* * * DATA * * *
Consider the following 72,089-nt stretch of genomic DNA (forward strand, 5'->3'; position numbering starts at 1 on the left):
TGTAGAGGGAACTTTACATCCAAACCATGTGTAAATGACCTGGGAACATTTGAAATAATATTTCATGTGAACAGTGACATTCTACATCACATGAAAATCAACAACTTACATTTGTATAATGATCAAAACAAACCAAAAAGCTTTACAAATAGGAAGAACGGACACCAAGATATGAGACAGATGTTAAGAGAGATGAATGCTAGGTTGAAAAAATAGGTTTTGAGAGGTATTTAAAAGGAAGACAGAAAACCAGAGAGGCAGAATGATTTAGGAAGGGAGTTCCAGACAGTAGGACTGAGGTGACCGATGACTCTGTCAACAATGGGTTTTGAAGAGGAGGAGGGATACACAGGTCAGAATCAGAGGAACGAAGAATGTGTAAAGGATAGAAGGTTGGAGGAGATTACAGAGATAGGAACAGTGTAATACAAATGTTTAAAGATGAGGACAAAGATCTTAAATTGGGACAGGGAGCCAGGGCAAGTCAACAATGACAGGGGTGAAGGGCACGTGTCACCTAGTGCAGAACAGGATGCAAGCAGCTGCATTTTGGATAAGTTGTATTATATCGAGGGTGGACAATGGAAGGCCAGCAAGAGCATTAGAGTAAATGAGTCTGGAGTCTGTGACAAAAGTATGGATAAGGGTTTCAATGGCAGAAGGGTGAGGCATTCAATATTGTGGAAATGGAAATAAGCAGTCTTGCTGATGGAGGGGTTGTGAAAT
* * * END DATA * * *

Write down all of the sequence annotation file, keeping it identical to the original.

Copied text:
Consider the following 72,089-nt stretch of genomic DNA (forward strand, 5'->3'; position numbering starts at 1 on the left):
TGTAGAGGGAACTTTACATCCAAACCATGTGTAAATGACCTGGGAACATTTGAAATAATATTTCATGTGAACAGTGACATTCTACATCACATGAAAATCAACAACTTACATTTGTATAATGATCAAAACAAACCAAAAAGCTTTACAAATAGGAAGAACGGACACCAAGATATGAGACAGATGTTAAGAGAGATGAATGCTAGGTTGAAAAAATAGGTTTTGAGAGGTATTTAAAAGGAAGACAGAAAACCAGAGAGGCAGAATGATTTAGGAAGGGAGTTCCAGACAGTAGGACTGAGGTGACCGATGACTCTGTCAACAATGGGTTTTGAAGAGGAGGAGGGATACACAGGTCAGAATCAGAGGAACGAAGAATGTGTAAAGGATAGAAGGTTGGAGGAGATTACAGAGATAGGAACAGTGTAATACAAATGTTTAAAGATGAGGACAAAGATCTTAAATTGGGACAGGGAGCCAGGGCAAGTCAACAATGACAGGGGTGAAGGGCACGTGTCACCTAGTGCAGAACAGGATGCAAGCAGCTGCATTTTGGATAAGTTGTATTATATCGAGGGTGGACAATGGAAGGCCAGCAAGAGCATTAGAGTAAATGAGTCTGGAGTCTGTGACAAAAGTATGGATAAGGGTTTCAATGGCAGAAGGGTGAGGCATTCAATATTGTGGAAATGGAAATAAGCAGTCTTGCTGATGGAGGGGTTGTGAAAT